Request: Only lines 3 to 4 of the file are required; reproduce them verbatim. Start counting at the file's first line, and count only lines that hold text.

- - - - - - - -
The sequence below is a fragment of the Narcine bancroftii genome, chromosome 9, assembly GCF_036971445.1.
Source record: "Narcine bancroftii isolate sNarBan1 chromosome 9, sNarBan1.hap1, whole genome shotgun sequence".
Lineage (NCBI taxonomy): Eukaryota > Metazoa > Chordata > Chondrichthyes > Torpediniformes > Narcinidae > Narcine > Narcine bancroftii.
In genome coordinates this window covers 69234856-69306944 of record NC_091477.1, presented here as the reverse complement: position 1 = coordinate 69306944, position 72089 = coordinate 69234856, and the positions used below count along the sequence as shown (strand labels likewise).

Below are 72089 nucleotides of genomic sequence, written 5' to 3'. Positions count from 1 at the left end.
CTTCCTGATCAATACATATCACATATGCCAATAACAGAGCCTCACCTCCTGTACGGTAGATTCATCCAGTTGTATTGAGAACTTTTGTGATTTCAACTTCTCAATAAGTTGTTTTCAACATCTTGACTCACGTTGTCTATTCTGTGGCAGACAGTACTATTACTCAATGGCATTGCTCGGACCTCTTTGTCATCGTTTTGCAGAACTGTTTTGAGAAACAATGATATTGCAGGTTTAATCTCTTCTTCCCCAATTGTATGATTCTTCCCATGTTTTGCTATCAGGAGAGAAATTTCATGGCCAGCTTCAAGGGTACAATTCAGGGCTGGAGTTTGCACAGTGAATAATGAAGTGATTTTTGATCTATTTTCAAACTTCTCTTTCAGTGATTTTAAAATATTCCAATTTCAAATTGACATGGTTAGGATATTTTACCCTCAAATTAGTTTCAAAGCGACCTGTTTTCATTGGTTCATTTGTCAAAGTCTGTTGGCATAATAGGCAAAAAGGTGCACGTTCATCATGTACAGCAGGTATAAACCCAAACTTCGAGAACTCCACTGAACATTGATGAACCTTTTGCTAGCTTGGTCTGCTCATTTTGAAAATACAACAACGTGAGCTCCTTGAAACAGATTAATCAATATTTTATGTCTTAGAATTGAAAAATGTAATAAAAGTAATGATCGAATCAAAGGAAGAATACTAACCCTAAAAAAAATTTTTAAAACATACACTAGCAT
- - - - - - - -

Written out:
Lineage (NCBI taxonomy): Eukaryota > Metazoa > Chordata > Chondrichthyes > Torpediniformes > Narcinidae > Narcine > Narcine bancroftii.
In genome coordinates this window covers 69234856-69306944 of record NC_091477.1, presented here as the reverse complement: position 1 = coordinate 69306944, position 72089 = coordinate 69234856, and the positions used below count along the sequence as shown (strand labels likewise).